Global relationships among traditional reflectance vegetation indices (NDVI T...

Joiner, J., Y. Yoshida, M. Anderson, T. Holmes, C. Hain, R. H. Reichle, R. Koster, E. Middleton, and F. Zeng (2018), Global relationships among traditional reflectance vegetation indices (NDVI T and NDII), evapotranspiration (ET), and soil moisture variability on weekly timescales, Remote Sensing of Environment, 219, 339-352, doi:10.1016/j.rse.2018.10.020.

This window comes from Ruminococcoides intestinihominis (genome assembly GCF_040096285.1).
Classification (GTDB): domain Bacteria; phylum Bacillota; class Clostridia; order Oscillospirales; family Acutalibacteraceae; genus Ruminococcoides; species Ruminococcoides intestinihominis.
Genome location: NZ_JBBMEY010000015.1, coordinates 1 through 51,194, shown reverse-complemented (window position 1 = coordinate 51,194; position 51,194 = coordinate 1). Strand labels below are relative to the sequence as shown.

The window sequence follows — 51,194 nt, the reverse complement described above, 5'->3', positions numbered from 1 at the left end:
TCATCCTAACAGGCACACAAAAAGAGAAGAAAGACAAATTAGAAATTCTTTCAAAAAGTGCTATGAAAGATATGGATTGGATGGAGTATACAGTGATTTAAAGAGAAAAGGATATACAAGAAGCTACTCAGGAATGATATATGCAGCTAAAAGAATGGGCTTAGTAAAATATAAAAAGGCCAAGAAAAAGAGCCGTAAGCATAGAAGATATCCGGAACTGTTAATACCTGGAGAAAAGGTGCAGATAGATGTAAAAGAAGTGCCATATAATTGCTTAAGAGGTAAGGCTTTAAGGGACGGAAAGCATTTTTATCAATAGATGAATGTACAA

Monitoring the effects of water availability on vegetation globally using satellites is important for applications such as drought early warning, precision agriculture, and food security as well as for more broadly understanding relationships between water and carbon cycles. In this global study, we examine how quickly several satellite-based indicators, assumed to have relationships with water availability, respond, on timescales of days to weeks, in comparison with variations in root-zone soil moisture (RZM) that extends to about 1 m depth. The satellite indicators considered are the normalized difference vegetation and infrared indices (NDVI and NDII, respectively) derived from reflectances obtained with moderately wide (20–40 nm) spectral bands in the visible and near-infrared (NIR) and evapotranspiration (ET) estimated from thermal infrared observations and normalized by a reference ET. NDVI is primarily sensitive to chlorophyll contributions and vegetation structure while NDII may contain additional information on water content in leaves and canopy. ET includes both the loss of root zone soil water through transpiration (modulated by stomatal conductance) as well as evaporation from bare soil. We find that variations of these satellite-based drought indicators on time scales of days to weeks have significant correlations with those of RZM in the same water-limited geographical locations that are dominated by grasslands, shrublands, and savannas whose root systems are generally contained within the 1 m RZM layer. Normalized ET interannual variations show generally a faster response to water deficits and enhancements as compared with those of NDVI and NDII, particularly in sparsely vegetated regions.

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